A few years later, his mother moved to a new neighborhood where Pickett would meet his mentor, avante-garde jazz saxophonist Bert Wilson. Wilson had polio when he was young, and the two formed a bond, as Pickett would run errands for Wilson and help him get outside more, while Wilson would show Pickett more “esoteric aspects of jazz harmony” and got him transcribing Charlie Parker solos. Pickett found that for anything he asked, Wilson “had something to offer.”
Pickett would not follow Bert Wilson’s path though, and his playing hardly resembles Charlie Parker. He had always been an honors student, but by the middle of the ninth grade, Pickett dropped out of school and began to support himself by playing saxophone in rock bands. As he explains, “it was kind of tough for a fourteen-year-old white kid to break into the jazz business... I just didn’t look the part.”
Pickett’s mother also picked up and left when he was sixteen, furthering the need for a job. Having grown up listening to Jimi Hendrix and Led Zeppelin along with the rest of his peer group, he got into bands playing that music. Pickett told the audience, “it was an automatic way to make a living. We were playing fraternity parties, and dances, and bowling allies, and what have you. Whatever you could find, we got jobs.”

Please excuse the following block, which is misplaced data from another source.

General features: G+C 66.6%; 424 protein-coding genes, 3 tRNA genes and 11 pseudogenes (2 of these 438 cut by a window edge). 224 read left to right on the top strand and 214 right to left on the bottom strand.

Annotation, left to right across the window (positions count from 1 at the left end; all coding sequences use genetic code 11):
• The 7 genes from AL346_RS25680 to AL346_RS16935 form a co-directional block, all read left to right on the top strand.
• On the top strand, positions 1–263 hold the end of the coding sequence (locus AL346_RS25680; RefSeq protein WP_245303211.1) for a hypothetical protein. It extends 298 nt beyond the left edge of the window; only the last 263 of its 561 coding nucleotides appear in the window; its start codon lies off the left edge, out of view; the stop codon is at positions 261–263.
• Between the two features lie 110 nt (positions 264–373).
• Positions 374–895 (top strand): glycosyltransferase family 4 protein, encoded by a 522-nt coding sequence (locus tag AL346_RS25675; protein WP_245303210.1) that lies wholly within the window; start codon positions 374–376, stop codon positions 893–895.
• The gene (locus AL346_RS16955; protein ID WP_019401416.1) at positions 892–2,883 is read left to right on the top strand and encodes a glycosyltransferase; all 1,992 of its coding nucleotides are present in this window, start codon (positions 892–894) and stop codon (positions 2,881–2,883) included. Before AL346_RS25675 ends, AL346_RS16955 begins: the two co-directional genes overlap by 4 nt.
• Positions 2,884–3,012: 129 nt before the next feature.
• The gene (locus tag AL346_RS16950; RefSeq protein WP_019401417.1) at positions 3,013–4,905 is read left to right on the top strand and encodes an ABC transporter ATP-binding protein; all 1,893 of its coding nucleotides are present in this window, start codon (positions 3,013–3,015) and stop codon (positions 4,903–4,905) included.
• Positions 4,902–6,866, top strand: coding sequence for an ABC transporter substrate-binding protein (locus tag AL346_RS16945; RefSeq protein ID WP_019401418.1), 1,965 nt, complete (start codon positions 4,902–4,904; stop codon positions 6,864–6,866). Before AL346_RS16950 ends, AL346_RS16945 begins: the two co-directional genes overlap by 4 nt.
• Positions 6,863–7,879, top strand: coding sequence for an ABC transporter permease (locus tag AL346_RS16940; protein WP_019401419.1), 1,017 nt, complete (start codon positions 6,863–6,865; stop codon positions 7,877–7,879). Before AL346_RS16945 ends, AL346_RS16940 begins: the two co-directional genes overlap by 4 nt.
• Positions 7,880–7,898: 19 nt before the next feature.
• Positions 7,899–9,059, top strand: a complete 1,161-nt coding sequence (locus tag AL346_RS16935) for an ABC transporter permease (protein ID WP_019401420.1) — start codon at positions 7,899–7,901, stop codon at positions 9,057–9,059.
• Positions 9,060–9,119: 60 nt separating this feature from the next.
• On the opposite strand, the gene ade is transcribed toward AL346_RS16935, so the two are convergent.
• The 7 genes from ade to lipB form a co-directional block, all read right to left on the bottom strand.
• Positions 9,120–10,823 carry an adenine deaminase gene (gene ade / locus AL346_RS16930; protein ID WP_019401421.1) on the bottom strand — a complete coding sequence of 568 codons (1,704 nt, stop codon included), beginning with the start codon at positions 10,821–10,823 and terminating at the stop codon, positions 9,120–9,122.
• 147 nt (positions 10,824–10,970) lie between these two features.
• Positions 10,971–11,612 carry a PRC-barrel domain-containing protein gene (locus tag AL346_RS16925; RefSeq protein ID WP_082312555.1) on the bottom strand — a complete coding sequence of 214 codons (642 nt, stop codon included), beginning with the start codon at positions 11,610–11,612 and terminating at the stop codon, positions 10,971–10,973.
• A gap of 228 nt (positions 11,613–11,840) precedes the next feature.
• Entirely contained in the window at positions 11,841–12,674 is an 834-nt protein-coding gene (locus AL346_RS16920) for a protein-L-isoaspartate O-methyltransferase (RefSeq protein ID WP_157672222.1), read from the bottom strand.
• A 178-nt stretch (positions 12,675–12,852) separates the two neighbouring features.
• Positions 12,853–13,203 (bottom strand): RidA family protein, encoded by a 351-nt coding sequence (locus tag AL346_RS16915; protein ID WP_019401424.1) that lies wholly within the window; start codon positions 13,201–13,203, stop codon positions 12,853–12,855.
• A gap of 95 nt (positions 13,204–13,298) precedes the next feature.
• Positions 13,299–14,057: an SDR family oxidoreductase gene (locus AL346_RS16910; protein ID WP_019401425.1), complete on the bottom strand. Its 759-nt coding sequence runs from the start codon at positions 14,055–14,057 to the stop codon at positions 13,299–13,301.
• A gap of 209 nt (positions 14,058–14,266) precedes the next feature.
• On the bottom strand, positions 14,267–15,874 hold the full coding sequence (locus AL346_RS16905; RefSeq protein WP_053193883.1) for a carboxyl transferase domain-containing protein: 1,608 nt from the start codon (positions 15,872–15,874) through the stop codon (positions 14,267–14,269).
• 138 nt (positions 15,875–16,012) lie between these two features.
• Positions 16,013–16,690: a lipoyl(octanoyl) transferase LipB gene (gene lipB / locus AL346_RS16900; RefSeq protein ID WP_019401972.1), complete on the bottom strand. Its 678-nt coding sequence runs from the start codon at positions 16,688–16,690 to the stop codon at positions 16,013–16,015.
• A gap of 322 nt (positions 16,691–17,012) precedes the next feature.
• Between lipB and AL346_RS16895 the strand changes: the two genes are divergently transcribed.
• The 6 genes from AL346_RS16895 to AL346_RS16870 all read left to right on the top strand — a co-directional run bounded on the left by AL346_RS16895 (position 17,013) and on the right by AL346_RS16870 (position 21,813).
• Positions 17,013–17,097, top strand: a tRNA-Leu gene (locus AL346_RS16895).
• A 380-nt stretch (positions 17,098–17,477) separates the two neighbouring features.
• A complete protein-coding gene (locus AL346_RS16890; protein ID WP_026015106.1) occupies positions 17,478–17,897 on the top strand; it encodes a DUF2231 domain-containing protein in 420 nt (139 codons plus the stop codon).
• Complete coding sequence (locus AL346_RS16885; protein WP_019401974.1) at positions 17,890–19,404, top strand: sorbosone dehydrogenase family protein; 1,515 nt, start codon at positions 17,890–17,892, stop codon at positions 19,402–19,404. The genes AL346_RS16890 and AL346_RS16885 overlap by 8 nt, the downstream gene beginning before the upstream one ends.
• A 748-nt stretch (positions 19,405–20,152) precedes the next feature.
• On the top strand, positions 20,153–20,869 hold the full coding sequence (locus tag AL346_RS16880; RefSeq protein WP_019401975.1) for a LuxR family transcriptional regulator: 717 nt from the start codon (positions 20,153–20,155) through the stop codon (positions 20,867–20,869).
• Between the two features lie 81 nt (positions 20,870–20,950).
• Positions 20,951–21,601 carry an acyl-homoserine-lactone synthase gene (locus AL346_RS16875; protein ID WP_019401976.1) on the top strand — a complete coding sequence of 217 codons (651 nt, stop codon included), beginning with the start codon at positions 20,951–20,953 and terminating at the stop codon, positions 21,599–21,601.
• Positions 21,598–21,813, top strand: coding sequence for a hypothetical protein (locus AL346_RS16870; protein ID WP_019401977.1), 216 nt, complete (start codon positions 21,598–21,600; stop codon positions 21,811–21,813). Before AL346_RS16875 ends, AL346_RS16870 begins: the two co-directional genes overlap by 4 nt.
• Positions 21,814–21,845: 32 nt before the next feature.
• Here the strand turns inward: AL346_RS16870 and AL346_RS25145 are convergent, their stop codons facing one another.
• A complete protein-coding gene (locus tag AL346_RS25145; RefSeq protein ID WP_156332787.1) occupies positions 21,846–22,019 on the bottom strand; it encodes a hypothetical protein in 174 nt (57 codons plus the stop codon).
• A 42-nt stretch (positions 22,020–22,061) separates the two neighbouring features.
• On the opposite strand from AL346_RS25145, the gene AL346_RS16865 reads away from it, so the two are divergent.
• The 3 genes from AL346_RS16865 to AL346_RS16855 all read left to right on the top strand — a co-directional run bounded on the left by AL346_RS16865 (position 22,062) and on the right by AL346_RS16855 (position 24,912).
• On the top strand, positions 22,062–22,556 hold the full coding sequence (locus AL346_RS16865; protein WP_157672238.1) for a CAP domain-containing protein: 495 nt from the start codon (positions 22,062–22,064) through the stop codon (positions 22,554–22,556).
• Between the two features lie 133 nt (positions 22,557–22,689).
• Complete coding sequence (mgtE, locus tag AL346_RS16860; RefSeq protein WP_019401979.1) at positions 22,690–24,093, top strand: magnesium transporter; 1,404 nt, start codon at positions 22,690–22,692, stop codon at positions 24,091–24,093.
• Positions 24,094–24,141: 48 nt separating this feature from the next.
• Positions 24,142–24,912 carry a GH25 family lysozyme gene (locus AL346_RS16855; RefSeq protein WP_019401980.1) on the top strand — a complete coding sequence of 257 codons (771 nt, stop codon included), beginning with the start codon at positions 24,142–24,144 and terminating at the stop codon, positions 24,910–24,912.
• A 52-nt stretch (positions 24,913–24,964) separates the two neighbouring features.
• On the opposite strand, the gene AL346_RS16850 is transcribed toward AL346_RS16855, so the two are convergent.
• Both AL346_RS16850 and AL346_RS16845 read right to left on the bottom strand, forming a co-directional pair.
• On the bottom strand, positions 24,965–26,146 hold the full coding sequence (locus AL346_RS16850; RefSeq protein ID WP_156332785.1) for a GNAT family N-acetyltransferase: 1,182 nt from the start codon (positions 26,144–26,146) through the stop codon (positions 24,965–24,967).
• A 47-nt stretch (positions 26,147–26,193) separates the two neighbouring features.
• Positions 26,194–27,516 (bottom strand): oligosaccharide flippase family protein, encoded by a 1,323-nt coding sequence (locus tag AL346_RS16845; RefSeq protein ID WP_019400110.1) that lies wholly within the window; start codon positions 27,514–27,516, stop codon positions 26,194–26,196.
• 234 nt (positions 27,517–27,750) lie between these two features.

In addition to providing Pickett with an income, he found that these bands were “fun. I really enjoyed it because you were playing for people dancing, you were playing for your peer group sometimes. It was pretty exciting.”
Practicing upwards of six hours a day, Pickett soon became “notorious for being this kid that played the saxophone.” His reputation from various groups and his association with Bert Wilson got the attention of Tower Of Power, who eventually asked him to join them on tour. It was not simply his playing that got Pickett the gig though. As he told the audience, “I think they hired me mostly ‘cause I was just so odd... and I could play these crazy high notes, and I could do this dance, and they liked it, and they thought, ‘well, we’ll hire him.’”
Pickett may have been an enigma to some, but he sees himself as simply the product of a very particular upbringing. He would tell the audience, “when I’m playing, I’m just playing the sum total of all of my influences at the moment.”
Those influences were more diverse than just the artists introduced to him by his parents and mentors though. Growing up in Berkley, California, Pickett was also exposed to a lot of gospel, blues, and early rock, which he would find on 78's at the Salvation Army. As he explained, nearby Oakland “was a ship-building area, so during the wars, when they started building a lot of ships, a lot of people came up from the south to work in those shipyards,” and their records, like anybody else’s, eventually ended up in the second-hand shops which Pickett frequented.